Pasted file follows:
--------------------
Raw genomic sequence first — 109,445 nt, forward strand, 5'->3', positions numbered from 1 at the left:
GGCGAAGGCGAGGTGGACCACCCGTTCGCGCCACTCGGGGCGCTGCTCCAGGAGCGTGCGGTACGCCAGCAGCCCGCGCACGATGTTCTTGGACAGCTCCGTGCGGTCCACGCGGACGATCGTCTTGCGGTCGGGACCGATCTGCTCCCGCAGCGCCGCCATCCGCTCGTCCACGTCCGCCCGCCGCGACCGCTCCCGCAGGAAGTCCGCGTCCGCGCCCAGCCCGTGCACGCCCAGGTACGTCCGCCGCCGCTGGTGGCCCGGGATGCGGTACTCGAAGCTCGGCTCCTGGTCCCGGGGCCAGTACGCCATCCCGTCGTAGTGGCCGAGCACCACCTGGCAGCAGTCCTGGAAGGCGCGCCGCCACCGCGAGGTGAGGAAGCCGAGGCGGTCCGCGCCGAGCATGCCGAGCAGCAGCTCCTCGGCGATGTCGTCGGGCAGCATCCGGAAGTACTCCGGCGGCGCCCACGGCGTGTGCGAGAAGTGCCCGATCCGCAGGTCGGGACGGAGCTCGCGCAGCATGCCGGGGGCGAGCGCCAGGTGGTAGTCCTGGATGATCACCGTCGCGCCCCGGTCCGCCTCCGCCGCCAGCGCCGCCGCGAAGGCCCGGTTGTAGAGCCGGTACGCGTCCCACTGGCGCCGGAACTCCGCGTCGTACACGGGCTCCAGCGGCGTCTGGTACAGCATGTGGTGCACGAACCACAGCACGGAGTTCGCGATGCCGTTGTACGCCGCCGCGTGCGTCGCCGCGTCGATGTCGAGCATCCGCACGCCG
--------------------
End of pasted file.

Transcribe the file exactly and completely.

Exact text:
Raw genomic sequence first — 109,445 nt, forward strand, 5'->3', positions numbered from 1 at the left:
GGCGAAGGCGAGGTGGACCACCCGTTCGCGCCACTCGGGGCGCTGCTCCAGGAGCGTGCGGTACGCCAGCAGCCCGCGCACGATGTTCTTGGACAGCTCCGTGCGGTCCACGCGGACGATCGTCTTGCGGTCGGGACCGATCTGCTCCCGCAGCGCCGCCATCCGCTCGTCCACGTCCGCCCGCCGCGACCGCTCCCGCAGGAAGTCCGCGTCCGCGCCCAGCCCGTGCACGCCCAGGTACGTCCGCCGCCGCTGGTGGCCCGGGATGCGGTACTCGAAGCTCGGCTCCTGGTCCCGGGGCCAGTACGCCATCCCGTCGTAGTGGCCGAGCACCACCTGGCAGCAGTCCTGGAAGGCGCGCCGCCACCGCGAGGTGAGGAAGCCGAGGCGGTCCGCGCCGAGCATGCCGAGCAGCAGCTCCTCGGCGATGTCGTCGGGCAGCATCCGGAAGTACTCCGGCGGCGCCCACGGCGTGTGCGAGAAGTGCCCGATCCGCAGGTCGGGACGGAGCTCGCGCAGCATGCCGGGGGCGAGCGCCAGGTGGTAGTCCTGGATGATCACCGTCGCGCCCCGGTCCGCCTCCGCCGCCAGCGCCGCCGCGAAGGCCCGGTTGTAGAGCCGGTACGCGTCCCACTGGCGCCGGAACTCCGCGTCGTACACGGGCTCCAGCGGCGTCTGGTACAGCATGTGGTGCACGAACCACAGCACGGAGTTCGCGATGCCGTTGTACGCCGCCGCGTGCGTCGCCGCGTCGATGTCGAGCATCCGCACGCCG